Again, the problems I mentioned were very real, and no one is going to tell me otherwise. But since Eraser works well for you, cool!
     
  20. Blackspear

    Blackspear Global Moderator

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    Ladies and Gentlemen, back to the topic at hand and let's leave the personal swipes out of this.

    Blackspear.
     
  21. nameless

    nameless Registered Member

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    None of the quotes that follow, taken from the Eraser forum, were posted by me.

    OK, here you go, other users reporting a failure to overwrite certain files:

    http://bbs.heidi.ie/viewtopic.php?t=1990&sid=084ce0e0dbd42ddf86d26556e34faa10
    http://www.cipherserver.com/phpbb2/viewtopic.php?t=1031&sid=bcd4d07343d279d9b48c0f4892fa4466
    http://www.snugserver.com/phpbb2/vi... reached&sid=057d6c415eb3b8e8e414230988b79360

    (P.S. When I experienced this problem, it was not related to NTFS compression.)

    Regarding the issue where Eraser would go nuts and inflate the size of a file being overwritten...

    http://bbs.heidi.ie/viewtopic.php?t=1521&sid=084ce0e0dbd42ddf86d26556e34faa10
    http://www.snugserver.com/phpbb2/viewtopic.php?t=58

    (P.S. When I experienced this problem, it had nothing to do with the "Enable Background (slow) Entropy Polling" option--I'd always kept that disabled, since it has long been a bug under Win2K/XP. Also, file fragmentation was not at issue, since I've always been a defragoholic.)

    I could go on and on, because there are quite a few references to the same issues I described.

    Experience tells me that it's best I stop watching this thread now, or I may find myself on "post watch" again. Catch you later.
     
  22. nameless

    nameless Registered Member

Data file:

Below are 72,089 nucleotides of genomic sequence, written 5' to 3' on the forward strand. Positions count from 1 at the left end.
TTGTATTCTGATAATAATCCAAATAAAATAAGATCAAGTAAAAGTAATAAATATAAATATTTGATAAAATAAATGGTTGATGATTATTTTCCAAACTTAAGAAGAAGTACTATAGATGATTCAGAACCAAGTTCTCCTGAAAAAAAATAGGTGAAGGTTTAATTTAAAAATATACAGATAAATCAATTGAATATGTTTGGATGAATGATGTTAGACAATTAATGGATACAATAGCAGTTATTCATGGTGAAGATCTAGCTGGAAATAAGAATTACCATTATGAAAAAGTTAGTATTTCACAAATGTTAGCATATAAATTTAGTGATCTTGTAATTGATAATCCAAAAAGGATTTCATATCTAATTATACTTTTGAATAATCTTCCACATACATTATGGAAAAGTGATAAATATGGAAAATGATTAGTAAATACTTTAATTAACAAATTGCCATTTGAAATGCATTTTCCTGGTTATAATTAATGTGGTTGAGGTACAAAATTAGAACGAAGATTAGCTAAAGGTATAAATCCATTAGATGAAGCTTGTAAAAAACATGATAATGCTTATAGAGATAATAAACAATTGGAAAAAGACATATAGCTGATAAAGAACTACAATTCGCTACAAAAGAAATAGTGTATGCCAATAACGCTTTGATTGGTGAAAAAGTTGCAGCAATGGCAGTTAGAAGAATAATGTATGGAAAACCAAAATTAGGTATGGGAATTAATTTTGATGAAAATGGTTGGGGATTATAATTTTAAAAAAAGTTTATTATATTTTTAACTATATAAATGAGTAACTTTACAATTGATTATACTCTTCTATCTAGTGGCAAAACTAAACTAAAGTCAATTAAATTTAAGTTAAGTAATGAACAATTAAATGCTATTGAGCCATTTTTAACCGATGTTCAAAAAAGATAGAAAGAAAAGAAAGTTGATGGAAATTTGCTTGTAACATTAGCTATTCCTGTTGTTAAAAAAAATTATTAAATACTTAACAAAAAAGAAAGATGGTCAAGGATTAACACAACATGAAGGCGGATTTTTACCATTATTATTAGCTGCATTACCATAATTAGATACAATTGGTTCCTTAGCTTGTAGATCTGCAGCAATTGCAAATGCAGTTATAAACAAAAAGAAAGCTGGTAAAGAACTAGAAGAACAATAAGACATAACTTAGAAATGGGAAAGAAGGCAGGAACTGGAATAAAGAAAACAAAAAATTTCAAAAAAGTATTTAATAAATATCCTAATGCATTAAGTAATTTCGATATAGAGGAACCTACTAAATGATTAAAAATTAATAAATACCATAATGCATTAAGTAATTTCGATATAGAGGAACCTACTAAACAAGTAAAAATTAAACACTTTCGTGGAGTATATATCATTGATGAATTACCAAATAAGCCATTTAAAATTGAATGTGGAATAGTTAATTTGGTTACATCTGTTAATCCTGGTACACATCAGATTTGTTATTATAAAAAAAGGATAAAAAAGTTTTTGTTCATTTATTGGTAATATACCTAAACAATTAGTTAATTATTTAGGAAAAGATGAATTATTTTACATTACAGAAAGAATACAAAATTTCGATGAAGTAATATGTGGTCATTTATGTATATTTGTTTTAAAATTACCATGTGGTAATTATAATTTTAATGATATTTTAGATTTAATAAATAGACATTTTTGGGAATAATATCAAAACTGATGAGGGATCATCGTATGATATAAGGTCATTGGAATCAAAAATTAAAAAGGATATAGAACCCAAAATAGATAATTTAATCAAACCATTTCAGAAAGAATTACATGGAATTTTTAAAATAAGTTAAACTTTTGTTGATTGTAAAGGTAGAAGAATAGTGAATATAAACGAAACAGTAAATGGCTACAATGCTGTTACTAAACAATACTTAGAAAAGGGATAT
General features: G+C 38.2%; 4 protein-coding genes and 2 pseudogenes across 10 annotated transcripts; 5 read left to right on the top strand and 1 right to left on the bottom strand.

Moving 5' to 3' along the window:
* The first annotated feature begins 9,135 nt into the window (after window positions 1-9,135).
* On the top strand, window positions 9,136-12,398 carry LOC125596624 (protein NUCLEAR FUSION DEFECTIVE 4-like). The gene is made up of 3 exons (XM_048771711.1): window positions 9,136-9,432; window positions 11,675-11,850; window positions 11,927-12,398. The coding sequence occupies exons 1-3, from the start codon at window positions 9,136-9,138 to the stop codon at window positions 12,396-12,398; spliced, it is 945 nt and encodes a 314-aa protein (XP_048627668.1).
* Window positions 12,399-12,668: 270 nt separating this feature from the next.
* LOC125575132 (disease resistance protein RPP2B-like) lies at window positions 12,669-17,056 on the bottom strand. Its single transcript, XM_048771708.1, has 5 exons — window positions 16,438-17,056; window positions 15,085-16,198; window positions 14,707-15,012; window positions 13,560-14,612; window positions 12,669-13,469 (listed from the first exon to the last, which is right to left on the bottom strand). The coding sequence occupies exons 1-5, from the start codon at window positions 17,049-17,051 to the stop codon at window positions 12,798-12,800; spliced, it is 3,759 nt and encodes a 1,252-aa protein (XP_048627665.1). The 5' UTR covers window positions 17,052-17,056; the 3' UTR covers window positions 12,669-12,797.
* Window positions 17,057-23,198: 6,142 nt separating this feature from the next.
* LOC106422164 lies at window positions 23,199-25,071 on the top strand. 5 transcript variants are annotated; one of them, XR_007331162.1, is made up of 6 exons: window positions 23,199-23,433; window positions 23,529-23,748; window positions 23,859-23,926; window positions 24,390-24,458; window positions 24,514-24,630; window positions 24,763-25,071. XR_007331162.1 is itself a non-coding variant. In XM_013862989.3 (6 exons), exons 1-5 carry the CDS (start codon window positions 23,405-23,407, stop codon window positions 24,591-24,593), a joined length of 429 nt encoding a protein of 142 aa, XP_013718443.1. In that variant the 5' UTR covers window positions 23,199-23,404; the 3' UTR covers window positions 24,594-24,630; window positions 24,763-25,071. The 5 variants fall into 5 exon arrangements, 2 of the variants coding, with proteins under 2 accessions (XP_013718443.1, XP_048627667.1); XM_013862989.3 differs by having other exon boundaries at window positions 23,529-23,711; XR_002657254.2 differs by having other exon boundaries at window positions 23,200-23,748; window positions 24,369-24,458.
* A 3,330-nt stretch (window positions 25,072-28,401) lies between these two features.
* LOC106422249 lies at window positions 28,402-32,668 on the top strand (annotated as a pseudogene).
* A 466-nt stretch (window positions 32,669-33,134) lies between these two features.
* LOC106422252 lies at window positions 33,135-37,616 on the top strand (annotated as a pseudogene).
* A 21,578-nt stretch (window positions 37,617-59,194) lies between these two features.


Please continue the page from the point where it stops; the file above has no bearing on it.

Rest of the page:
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    Indeed--thank you!
     
  23. spy1

    spy1 Registered Member

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    Substantiation provided and accepted (gotta love that! :D ). My apologies if I was out-of-line. Pete
     
  24. Genady Prishnikov

    Genady Prishnikov Registered Member

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    Maybe because it can verify if a wiping utility has done its job?
    Isn't that what you asked about?
    If you have it all figured out, why ask the question? By the way, which post "resolved" your question as I just read the whole thread again and you had a come back comment about every suggestion. I didn't see where anything helped you "resolve" your question as you claim in your edit of the subject title. Frankly, it appeared to me as if you asked your question and then went on to answer it yourself as if responding to an original post started by someone else. It was your thread. Some of us tried to offer suggestions and you seemed to already know the answer to your own question and went on to tell us why our suggestions were either wrong or irrelevant. Just a little truth here, not meaning to be argumentative.
     
    Last edited: Dec 11, 2006
  25. Sam Miller

    Sam Miller Registered Member

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    Well, actually, you need to some software that monitors access to a certain cluster on disk, but I think that it doesn't worth doing so.

    What are DoD (or NSA) standards - these standards specify the number of passes (7, 10, 14, 1024?), but if it really makes your files more secure? The answer is NO. With today’s hard disks it doesn't matter if you overwrite file one or twice or 10 times. The information will be overwritten once and it is quite enough.

    Why publishers of file wipers like talking about number of passes? Actually, because some government agencies do so. These standards were invented for old hard disks (even types) many years ago and ... actually, they are making people see in the wrong direction...

    What is the right direction to see? It's what files are actually still at your hard disk deleted and not overwritten any number of times!!

    You can check with any file recovery utility, if the files like ~@sometext are recoverable? If you see some then you can recover them and have a data from them - what is it? These files are temporary files of MS Word and contains a copy of data from actual word file.

    What can be done about this? Well, the best ideas, I think, is using background mode file shredder utility, so that it could capture all files that are deleted in your Windows system, but you, by programs, by system.

    Another good idea is using wipe free space function, but in some cases it will not work correctly, as you will be able to do wipe free space only once a week or once a day, but secure files are changed more often.

    Home this was useful. Feel free to ask me any questions about file shredders.